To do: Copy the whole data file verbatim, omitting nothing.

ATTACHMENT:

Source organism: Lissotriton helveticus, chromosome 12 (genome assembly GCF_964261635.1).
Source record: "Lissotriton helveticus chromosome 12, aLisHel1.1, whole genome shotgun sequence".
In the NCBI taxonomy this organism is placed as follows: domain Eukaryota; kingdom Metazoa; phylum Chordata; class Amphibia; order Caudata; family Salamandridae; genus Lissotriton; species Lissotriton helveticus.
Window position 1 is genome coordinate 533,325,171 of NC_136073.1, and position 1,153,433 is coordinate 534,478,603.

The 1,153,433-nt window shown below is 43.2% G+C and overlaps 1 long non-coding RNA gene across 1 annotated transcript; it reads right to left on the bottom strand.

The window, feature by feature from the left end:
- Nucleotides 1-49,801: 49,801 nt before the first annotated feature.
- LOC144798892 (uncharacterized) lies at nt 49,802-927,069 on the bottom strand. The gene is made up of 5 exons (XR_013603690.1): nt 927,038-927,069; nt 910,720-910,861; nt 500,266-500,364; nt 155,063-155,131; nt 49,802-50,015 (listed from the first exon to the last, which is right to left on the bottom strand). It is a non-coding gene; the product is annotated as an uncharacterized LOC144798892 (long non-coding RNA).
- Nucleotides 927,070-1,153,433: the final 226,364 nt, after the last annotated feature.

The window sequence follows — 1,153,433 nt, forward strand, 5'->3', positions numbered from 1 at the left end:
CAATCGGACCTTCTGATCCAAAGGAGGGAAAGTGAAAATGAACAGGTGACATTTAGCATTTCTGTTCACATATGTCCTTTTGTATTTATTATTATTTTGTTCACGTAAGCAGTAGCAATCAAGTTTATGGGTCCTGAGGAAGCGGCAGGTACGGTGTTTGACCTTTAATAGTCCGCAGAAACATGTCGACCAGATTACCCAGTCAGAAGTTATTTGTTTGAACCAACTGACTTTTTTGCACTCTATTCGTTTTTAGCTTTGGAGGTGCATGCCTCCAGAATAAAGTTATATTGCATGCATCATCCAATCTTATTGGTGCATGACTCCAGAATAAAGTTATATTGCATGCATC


Source organism: Lissotriton helveticus, chromosome 12 (genome assembly GCF_964261635.1).
Source record: "Lissotriton helveticus chromosome 12, aLisHel1.1, whole genome shotgun sequence".
In the NCBI taxonomy this organism is placed as follows: domain Eukaryota; kingdom Metazoa; phylum Chordata; class Amphibia; order Caudata; family Salamandridae; genus Lissotriton; species Lissotriton helveticus.
Window position 1 is genome coordinate 533,325,171 of NC_136073.1, and position 1,153,433 is coordinate 534,478,603.

The 1,153,433-nt window shown below is 43.2% G+C and overlaps 1 long non-coding RNA gene across 1 annotated transcript; it reads right to left on the bottom strand.

The window, feature by feature from the left end:
- Nucleotides 1-49,801: 49,801 nt before the first annotated feature.
- LOC144798892 (uncharacterized) lies at nt 49,802-927,069 on the bottom strand. The gene is made up of 5 exons (XR_013603690.1): nt 927,038-927,069; nt 910,720-910,861; nt 500,266-500,364; nt 155,063-155,131; nt 49,802-50,015 (listed from the first exon to the last, which is right to left on the bottom strand). It is a non-coding gene; the product is annotated as an uncharacterized LOC144798892 (long non-coding RNA).
- Nucleotides 927,070-1,153,433: the final 226,364 nt, after the last annotated feature.

The window sequence follows — 1,153,433 nt, forward strand, 5'->3', positions numbered from 1 at the left end:
CAATCGGACCTTCTGATCCAAAGGAGGGAAAGTGAAAATGAACAGGTGACATTTAGCATTTCTGTTCACATATGTCCTTTTGTATTTATTATTATTTTGTTCACGTAAGCAGTAGCAATCAAGTTTATGGGTCCTGAGGAAGCGGCAGGTACGGTGTTTGACCTTTAATAGTCCGCAGAAACATGTCGACCAGATTACCCAGTCAGAAGTTATTTGTTTGAACCAACTGACTTTTTTGCACTCTATTCGTTTTTAGCTTTGGAGGTGCATGCCTCCAGAATAAAGTTATATTGCATGCATCATCCAATCTTATTGGTGCATGACTCCAGAATAAAGTTATATTGCATGCATC